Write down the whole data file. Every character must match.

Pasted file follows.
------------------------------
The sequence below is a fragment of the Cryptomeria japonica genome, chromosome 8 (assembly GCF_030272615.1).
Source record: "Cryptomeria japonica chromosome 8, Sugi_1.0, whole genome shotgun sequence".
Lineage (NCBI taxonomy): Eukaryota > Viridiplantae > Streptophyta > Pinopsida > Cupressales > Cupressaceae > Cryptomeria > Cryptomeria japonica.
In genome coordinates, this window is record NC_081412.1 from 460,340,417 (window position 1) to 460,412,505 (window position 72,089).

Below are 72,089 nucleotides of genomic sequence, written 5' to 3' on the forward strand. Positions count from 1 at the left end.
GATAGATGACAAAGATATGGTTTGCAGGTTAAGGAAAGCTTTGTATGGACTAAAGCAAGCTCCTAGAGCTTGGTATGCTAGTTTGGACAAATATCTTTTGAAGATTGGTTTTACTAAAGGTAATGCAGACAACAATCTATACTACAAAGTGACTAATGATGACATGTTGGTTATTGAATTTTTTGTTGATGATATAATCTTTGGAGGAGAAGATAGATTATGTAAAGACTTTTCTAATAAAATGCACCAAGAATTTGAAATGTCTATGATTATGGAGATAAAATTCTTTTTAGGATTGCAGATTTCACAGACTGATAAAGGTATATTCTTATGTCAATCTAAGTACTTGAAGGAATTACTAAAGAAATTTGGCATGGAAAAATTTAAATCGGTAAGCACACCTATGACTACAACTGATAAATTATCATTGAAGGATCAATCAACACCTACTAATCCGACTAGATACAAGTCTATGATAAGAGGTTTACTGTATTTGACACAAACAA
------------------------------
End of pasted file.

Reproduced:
The sequence below is a fragment of the Cryptomeria japonica genome, chromosome 8 (assembly GCF_030272615.1).
Source record: "Cryptomeria japonica chromosome 8, Sugi_1.0, whole genome shotgun sequence".
Lineage (NCBI taxonomy): Eukaryota > Viridiplantae > Streptophyta > Pinopsida > Cupressales > Cupressaceae > Cryptomeria > Cryptomeria japonica.
In genome coordinates, this window is record NC_081412.1 from 460,340,417 (window position 1) to 460,412,505 (window position 72,089).

Below are 72,089 nucleotides of genomic sequence, written 5' to 3' on the forward strand. Positions count from 1 at the left end.
GATAGATGACAAAGATATGGTTTGCAGGTTAAGGAAAGCTTTGTATGGACTAAAGCAAGCTCCTAGAGCTTGGTATGCTAGTTTGGACAAATATCTTTTGAAGATTGGTTTTACTAAAGGTAATGCAGACAACAATCTATACTACAAAGTGACTAATGATGACATGTTGGTTATTGAATTTTTTGTTGATGATATAATCTTTGGAGGAGAAGATAGATTATGTAAAGACTTTTCTAATAAAATGCACCAAGAATTTGAAATGTCTATGATTATGGAGATAAAATTCTTTTTAGGATTGCAGATTTCACAGACTGATAAAGGTATATTCTTATGTCAATCTAAGTACTTGAAGGAATTACTAAAGAAATTTGGCATGGAAAAATTTAAATCGGTAAGCACACCTATGACTACAACTGATAAATTATCATTGAAGGATCAATCAACACCTACTAATCCGACTAGATACAAGTCTATGATAAGAGGTTTACTGTATTTGACACAAACAA